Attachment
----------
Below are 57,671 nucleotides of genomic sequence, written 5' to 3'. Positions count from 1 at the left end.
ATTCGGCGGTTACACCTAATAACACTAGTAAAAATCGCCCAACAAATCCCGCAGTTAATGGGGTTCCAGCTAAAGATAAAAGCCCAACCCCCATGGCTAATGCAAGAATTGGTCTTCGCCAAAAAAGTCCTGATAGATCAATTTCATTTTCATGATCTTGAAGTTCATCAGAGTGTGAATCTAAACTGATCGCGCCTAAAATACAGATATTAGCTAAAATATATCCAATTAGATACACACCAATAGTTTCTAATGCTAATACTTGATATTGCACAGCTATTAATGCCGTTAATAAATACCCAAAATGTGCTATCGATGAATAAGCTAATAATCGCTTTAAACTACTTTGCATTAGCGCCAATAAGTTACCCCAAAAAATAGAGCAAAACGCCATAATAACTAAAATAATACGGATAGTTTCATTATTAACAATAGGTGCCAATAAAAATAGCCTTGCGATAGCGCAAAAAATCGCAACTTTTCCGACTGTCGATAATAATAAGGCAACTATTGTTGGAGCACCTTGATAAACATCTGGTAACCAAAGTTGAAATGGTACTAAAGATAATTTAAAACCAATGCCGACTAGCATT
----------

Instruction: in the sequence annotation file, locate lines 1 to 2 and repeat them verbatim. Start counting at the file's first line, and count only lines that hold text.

Below are 57,671 nucleotides of genomic sequence, written 5' to 3'. Positions count from 1 at the left end.
ATTCGGCGGTTACACCTAATAACACTAGTAAAAATCGCCCAACAAATCCCGCAGTTAATGGGGTTCCAGCTAAAGATAAAAGCCCAACCCCCATGGCTAATGCAAGAATTGGTCTTCGCCAAAAAAGTCCTGATAGATCAATTTCATTTTCATGATCTTGAAGTTCATCAGAGTGTGAATCTAAACTGATCGCGCCTAAAATACAGATATTAGCTAAAATATATCCAATTAGATACACACCAATAGTTTCTAATGCTAATACTTGATATTGCACAGCTATTAATGCCGTTAATAAATACCCAAAATGTGCTATCGATGAATAAGCTAATAATCGCTTTAAACTACTTTGCATTAGCGCCAATAAGTTACCCCAAAAAATAGAGCAAAACGCCATAATAACTAAAATAATACGGATAGTTTCATTATTAACAATAGGTGCCAATAAAAATAGCCTTGCGATAGCGCAAAAAATCGCAACTTTTCCGACTGTCGATAATAATAAGGCAACTATTGTTGGAGCACCTTGATAAACATCTGGTAACCAAAGTTGAAATGGTACTAAAGATAATTTAAAACCAATGCCGACTAGCATT